The word fairy tends, for most of us, to conjure up a vision of a tiny, winged woman with a trail of golden dust twinkling in her wake. However, as with all things mysterious and paranormal, there are all kinds of ideas as to what they really are – or even whether they’re real.
No matter where you’re from, there is probably a whole chapter of local folklore dedicated to fairies. The centuries have seen them appear in tales and legends as traditional fluttering creatures, unlucky omens and even mischievous beings to be avoided at all costs. Although ideas of fairies differ and change, one thing has always been consistent, they tend to live in natural places, such as woodland and gardens. What they get up to in them is another matter…
Although fairy folklore describes fairies as everything from goblins, to gnomes and beautiful ethereal creatures, those who have claimed to see fairies have relayed tiny beings of human appearance with wings and clothes.
The Cottingley fairies became the closest Britain had come to seeing evidence of their existence when a photograph of them was taken in 1917. Sisters, Frances and Elsie Wright, claimed the fairies lived at the bottom of their garden, and the photos inspired a whole period of fairy folklore and speculation. It isn’t only children who have claimed to see fairies. The Romantic poet William Blake once told of how he watched a fairy funeral in his own garden…and if it was an eccentric joke he was very matter of fact!
For many, the idea of leafy fairy funerals may be a step too far into the inexplicable, but let’s go back a few centuries and have a look at the earliest fairy tales. It’s interesting that the word itself can be traced back to the Latin ‘fata’, used to describe a Fate, or guardian spirit. As with most supernatural spirits, we tend to see them as human in form (if far smaller) with magical powers. As mentioned, whilst most of us think of fairies as kind and well-meaning spirits, there have been plenty of generations that saw them as a little darker!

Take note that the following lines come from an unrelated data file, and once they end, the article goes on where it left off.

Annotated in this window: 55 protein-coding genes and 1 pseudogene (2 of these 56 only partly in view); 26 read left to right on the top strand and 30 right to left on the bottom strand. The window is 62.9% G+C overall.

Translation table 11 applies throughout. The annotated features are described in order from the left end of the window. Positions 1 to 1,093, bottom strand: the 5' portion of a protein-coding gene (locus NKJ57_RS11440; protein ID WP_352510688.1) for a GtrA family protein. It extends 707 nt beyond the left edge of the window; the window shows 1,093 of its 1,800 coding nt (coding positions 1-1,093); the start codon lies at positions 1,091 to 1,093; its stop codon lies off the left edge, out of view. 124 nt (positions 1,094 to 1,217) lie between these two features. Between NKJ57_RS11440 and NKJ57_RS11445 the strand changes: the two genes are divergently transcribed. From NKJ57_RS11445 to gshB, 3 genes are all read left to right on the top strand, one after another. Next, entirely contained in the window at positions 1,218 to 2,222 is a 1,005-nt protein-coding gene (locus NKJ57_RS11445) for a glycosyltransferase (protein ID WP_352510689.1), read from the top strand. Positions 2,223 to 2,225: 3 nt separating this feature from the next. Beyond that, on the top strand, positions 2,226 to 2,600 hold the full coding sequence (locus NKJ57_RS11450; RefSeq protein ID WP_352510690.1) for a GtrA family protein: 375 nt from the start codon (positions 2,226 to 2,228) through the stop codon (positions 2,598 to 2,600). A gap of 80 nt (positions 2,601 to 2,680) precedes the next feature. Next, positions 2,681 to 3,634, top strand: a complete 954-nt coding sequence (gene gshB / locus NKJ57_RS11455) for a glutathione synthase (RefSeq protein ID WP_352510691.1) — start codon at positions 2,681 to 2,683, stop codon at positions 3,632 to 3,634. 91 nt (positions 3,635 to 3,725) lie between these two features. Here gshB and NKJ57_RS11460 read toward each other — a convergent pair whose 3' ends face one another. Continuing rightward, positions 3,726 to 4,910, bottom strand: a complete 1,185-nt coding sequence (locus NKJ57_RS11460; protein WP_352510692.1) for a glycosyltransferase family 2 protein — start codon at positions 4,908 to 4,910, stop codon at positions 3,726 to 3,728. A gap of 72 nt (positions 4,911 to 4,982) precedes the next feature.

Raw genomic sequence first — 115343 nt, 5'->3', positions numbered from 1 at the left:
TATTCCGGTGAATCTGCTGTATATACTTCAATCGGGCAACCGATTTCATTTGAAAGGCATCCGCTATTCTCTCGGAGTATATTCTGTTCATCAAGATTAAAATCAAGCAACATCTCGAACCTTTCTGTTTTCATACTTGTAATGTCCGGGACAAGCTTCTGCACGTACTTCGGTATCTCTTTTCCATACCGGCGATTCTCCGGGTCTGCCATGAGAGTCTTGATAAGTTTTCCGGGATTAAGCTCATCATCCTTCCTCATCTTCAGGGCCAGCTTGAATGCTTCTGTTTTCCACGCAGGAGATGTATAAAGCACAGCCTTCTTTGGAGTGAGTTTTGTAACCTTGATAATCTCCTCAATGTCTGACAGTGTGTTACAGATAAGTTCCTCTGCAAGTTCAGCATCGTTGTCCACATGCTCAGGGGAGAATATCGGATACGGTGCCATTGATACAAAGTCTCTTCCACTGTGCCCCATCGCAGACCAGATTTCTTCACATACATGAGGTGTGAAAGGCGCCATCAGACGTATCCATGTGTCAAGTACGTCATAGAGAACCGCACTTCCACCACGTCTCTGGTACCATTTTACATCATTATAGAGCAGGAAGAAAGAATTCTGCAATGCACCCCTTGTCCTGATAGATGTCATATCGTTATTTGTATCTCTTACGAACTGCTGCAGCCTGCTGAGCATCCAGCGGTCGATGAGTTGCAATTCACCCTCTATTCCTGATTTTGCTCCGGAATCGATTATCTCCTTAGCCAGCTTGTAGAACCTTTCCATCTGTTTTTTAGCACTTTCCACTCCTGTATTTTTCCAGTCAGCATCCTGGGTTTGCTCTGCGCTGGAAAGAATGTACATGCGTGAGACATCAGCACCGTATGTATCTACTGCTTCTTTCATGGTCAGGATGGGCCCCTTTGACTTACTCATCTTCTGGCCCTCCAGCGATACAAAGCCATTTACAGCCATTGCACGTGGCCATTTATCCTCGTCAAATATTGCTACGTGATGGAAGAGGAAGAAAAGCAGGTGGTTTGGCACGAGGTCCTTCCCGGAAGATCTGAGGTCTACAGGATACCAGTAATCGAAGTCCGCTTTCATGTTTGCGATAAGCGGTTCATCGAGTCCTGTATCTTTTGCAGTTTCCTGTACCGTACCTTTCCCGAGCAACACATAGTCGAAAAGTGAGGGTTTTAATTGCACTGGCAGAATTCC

Although it’s difficult to picture a fairy without wings, before the Victorian era they were depicted as flying by other means, such as magic or flying on animals. They were even believed to shape shift into various other animal forms, tricking unsuspecting humans who passed their habitats. Fairies have been blamed for all kinds of misfortune, from tangled hair, to travellers losing their way and even babies being abducted. Unsurprisingly, there is a whole range of ways to avoid fairy powers, from carrying dry bread, ringing church bells and wearing one’s clothes inside out.
Ideas of fairies have been even more sinister that mischievous creatures to be avoided, they are also seen as those who have passed away, as demoted angels and as deities. The myths and legends of Western Europe have painted fairies in all kinds of shapes and forms, but it’s a common view that you’re unlikely to see one if you don’t believe in them. So, do children tend to see them more often because they have vivid imaginations…or is it because the fairies know they believe?!